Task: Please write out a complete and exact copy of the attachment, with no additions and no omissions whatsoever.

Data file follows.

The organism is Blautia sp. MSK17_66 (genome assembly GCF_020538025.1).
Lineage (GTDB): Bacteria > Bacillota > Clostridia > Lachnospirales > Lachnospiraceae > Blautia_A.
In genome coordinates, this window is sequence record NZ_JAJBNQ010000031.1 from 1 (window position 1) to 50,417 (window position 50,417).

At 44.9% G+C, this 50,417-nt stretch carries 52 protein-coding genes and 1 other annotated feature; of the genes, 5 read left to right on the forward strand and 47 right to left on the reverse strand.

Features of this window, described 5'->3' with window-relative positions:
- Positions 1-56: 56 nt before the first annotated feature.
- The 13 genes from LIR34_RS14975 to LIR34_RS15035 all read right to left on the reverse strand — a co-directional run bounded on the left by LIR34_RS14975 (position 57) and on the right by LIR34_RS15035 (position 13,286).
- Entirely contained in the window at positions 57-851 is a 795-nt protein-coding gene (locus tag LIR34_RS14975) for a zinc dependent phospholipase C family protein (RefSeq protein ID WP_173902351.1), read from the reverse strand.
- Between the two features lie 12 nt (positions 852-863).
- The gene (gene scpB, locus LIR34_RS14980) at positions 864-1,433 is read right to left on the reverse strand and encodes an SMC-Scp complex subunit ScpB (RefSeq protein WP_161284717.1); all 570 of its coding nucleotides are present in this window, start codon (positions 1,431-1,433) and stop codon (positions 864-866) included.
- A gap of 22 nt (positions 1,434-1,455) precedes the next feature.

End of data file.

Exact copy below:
The organism is Blautia sp. MSK17_66 (genome assembly GCF_020538025.1).
Lineage (GTDB): Bacteria > Bacillota > Clostridia > Lachnospirales > Lachnospiraceae > Blautia_A.
In genome coordinates, this window is sequence record NZ_JAJBNQ010000031.1 from 1 (window position 1) to 50,417 (window position 50,417).

At 44.9% G+C, this 50,417-nt stretch carries 52 protein-coding genes and 1 other annotated feature; of the genes, 5 read left to right on the forward strand and 47 right to left on the reverse strand.

Features of this window, described 5'->3' with window-relative positions:
- Positions 1-56: 56 nt before the first annotated feature.
- The 13 genes from LIR34_RS14975 to LIR34_RS15035 all read right to left on the reverse strand — a co-directional run bounded on the left by LIR34_RS14975 (position 57) and on the right by LIR34_RS15035 (position 13,286).
- Entirely contained in the window at positions 57-851 is a 795-nt protein-coding gene (locus tag LIR34_RS14975) for a zinc dependent phospholipase C family protein (RefSeq protein ID WP_173902351.1), read from the reverse strand.
- Between the two features lie 12 nt (positions 852-863).
- The gene (gene scpB, locus LIR34_RS14980) at positions 864-1,433 is read right to left on the reverse strand and encodes an SMC-Scp complex subunit ScpB (RefSeq protein WP_161284717.1); all 570 of its coding nucleotides are present in this window, start codon (positions 1,431-1,433) and stop codon (positions 864-866) included.
- A gap of 22 nt (positions 1,434-1,455) precedes the next feature.